Also in the back yard there’s been a collection of Carolina Wrens–two adults and one juvenile–that has been hitting the mixed-nut cylinder feeder. Later in the afternoon on this overcast day I went to Nathan Krestul Park. Before the occasional raindrop became soft rain, I spotted these two butterflies:
Breezes and a brilliant blue sky made today beautiful, yet mild. At Nathan Krestul Park in the early evening, the birds were finding plenty to eat.
We’ve had a lone male Ruby-throated Hummingbird in our back yard since late March. A couple of days ago, I saw the first female Ruby-throated of the season. She hovered all around the nectar feeder, which is hanging just outside our breakfast nook, but didn’t succeed in getting any nectar. She showed up again this morning, and was partaking of the nectar when the male dive-bombed her. She flew off. The male then patrolled the nectar feeder zealously, keeping watch from a bare branch of the evergreen wisteria growing on top of the pergola. The female did not try to approach the nectar feeder.
So I hung up a second nectar feeder, underneath the pergola and out of sight of the male’s favorite perching branch. A couple of hours later, the female had alighted on it and was taking a leisurely nectar break. The male, clueless, was on his perching branch, still making sure the female didn’t approach the first nectar feeder.
Unusually for summer, we had heavy rain this morning, starting before 5:00 a.m. and continuing until mid-morning. The skies stayed overcast most of the day and the temperature didn’t hit 80 degrees until mid-afternoon–a welcome change.
After the rain slacked off, many birds came out to the feeders. At one point, I counted seven House Finches, one adult male and at least two juveniles. There were also several juvenile Northern Cardinals, at least two female and one male. Mr. and Mrs. Red-bellied Woodpecker came to feed at the same time, she hanging upside on the cage around the mixed-nut cylinder and he clinging to the suet feeder. By far the most popular feeder was the seed tube feeder. I used to have a cage fitted around it to keep out the bigger birds. I’ve since removed the top part of the cage but left the bottom as a sort of platform. Thus able to gain purchase, a couple of Mourning Doves parked on the feeder for several minutes today. A Blue Jay and two juveniles also showed up, the adult at the feeder and the juveniles on a nearby branch, fluttering their damp wings.
Later in the day I saw the male and female Ruby-throateds, separately, at the second nectar feeder.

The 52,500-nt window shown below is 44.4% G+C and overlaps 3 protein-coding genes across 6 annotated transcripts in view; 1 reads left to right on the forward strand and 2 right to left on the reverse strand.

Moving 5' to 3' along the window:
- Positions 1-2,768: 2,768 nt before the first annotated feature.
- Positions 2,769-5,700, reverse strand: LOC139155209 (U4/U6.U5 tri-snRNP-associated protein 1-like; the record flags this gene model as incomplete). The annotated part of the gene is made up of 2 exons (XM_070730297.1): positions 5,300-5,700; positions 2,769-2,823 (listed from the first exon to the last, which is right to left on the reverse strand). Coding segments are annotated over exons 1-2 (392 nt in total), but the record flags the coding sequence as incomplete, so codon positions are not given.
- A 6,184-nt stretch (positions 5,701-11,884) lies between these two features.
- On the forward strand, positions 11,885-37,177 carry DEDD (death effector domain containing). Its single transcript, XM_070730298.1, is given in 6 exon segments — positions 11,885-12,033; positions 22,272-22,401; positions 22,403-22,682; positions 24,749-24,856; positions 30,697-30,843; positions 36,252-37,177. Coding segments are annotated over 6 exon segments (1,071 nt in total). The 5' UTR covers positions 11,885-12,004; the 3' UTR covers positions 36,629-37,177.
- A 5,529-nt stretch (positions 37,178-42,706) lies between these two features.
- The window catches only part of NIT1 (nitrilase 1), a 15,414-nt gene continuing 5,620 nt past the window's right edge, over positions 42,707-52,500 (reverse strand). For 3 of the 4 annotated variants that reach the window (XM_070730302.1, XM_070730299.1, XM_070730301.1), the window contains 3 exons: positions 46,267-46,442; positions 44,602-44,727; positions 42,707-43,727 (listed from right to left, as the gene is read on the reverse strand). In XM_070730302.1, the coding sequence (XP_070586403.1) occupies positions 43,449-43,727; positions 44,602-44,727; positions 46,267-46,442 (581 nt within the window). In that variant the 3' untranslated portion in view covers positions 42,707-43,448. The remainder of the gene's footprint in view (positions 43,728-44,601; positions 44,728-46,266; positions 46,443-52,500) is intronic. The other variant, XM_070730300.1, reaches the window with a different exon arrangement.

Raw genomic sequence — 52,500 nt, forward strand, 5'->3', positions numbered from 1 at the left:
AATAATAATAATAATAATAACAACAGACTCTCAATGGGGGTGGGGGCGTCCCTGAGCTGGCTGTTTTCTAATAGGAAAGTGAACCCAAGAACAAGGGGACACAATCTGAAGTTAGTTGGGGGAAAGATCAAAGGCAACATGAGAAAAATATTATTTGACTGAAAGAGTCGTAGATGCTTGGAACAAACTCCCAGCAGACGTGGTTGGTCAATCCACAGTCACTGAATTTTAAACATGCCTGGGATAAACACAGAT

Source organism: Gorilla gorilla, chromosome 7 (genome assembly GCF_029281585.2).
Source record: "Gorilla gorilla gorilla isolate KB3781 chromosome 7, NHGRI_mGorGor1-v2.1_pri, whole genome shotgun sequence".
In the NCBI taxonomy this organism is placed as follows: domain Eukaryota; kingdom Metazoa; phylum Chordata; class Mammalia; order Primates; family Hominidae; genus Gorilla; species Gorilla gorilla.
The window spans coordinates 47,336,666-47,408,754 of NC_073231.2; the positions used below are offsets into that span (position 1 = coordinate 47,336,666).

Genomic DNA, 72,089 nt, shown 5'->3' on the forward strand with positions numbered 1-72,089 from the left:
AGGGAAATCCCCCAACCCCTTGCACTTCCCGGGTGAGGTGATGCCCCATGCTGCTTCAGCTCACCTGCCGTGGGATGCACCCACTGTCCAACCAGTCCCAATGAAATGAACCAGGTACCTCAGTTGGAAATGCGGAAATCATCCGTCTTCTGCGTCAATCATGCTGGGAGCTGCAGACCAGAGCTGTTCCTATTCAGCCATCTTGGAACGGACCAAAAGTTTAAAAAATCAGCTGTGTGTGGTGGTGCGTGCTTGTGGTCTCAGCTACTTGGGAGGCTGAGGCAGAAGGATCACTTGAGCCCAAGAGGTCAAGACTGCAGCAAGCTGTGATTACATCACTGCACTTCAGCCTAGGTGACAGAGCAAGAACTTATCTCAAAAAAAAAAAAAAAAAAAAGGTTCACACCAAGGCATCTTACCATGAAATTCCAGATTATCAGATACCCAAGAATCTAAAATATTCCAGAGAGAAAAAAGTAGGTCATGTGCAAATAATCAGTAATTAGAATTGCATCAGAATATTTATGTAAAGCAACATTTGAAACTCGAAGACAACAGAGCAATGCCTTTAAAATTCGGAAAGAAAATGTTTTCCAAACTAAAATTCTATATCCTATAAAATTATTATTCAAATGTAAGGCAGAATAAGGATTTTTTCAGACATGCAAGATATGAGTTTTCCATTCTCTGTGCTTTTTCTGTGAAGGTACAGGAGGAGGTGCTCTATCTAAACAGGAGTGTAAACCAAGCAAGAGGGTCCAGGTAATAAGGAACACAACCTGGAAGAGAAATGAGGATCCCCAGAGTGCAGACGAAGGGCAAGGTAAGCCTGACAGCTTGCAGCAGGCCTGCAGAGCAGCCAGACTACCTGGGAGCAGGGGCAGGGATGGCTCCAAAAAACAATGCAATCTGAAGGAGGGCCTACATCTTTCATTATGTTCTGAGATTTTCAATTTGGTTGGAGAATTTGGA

In the late afternoon the juvenile Red-bellied Woodpecker showed up at the cage around the mixed-nut cylinder. It clung to the sides of the cage and so was unable to get at the mixed nuts. It gave up and flew to the suet feeder–the back of it. It took it several minutes to figure out that it couldn’t peck its way through the plastic holder to get at the suet. Finally it came around to the front and was able to get mouthfuls of suet. Mrs. Red-bellied showed up again and clung to the bottom of the cage around the mixed-nut cylinder, easily able to get her beak (and tongue) up to the suet. We’ll see whether junior was paying attention.
Near end of day I spotted a Yellow-throated Warbler in my neighbor’s grapefruit tree. Earlier this year one used to eat at the suet feeder. Sometimes the birds are like that. A bird that doesn’t normally approach the feeders will decide it likes suet, like the Yellow-throated, or mixed nuts, as a Northern Parula did once. And we still have one safflower-seed-eating squirrel that comes around.
First back-yard sighting this season of a juvenile Red-bellied Woodpecker! It tried unsuccessfully to get to the mixed-nut cylinder (which has a cage around it to keep the bigger birds, such as Red-bellied Woodpeckers, out), and finally settled for plucking a seed out of the tube feeder.
Early this morning–around 4:45 a.m.–I saw a shooting star. And this afternoon–around 4:00 p.m.–I saw a Swallow-tailed Kite soaring overhead.
To Westminster Woods to see Gram. We saw a couple of Tricolored Herons:
Earlier in the day, I had spotted a Red-headed Woodpecker alighting on a wood utility pole in front of Bolles, as well as three Tree Swallows sitting on electrical line running alongside the Julington Creek Bridge.
To Wesminster Woods to see Gram. At the lake she saw a Great Blue Heron and an Anhinga, both on the wing. Here’s the Great Blue Heron before it took flight:
To Westminster Woods to see Gram. There were three juvenile Tricolored Herons in the tree growing in the lake. Here are two:
And here’s a knot of three Tricolored Herons, where it looks like one of the juveniles has an adult in its beak:
To Westminster Woods to see Gram. The first bird we saw–almost immediately after leaving her building–was a Wood Stork. It was standing at the edge of the lake, stirring up silt with one foot in hopes of scaring up a meal.
While we were on the observation deck, two Green Herons were hanging out on the log in the lake. What struck me about this pose was that both of them were dropping their left wings at the same time. We didn’t see them fish, but we did see both of them bend to the water to drink water.
On the other side of the observation deck we spotted this Great Blue Heron
To Wesminster Woods to see Gram. We took a spin by the lake, where I spotted four Tricolored Herons–two adults and two juveniles–in the tree that grows in the lake.
Here’s one of the adults leaving an unhappy juvenile behind in the tree . . .
And landing on a nearby log:
And here’s a Green Heron checking out a turtle on the same log: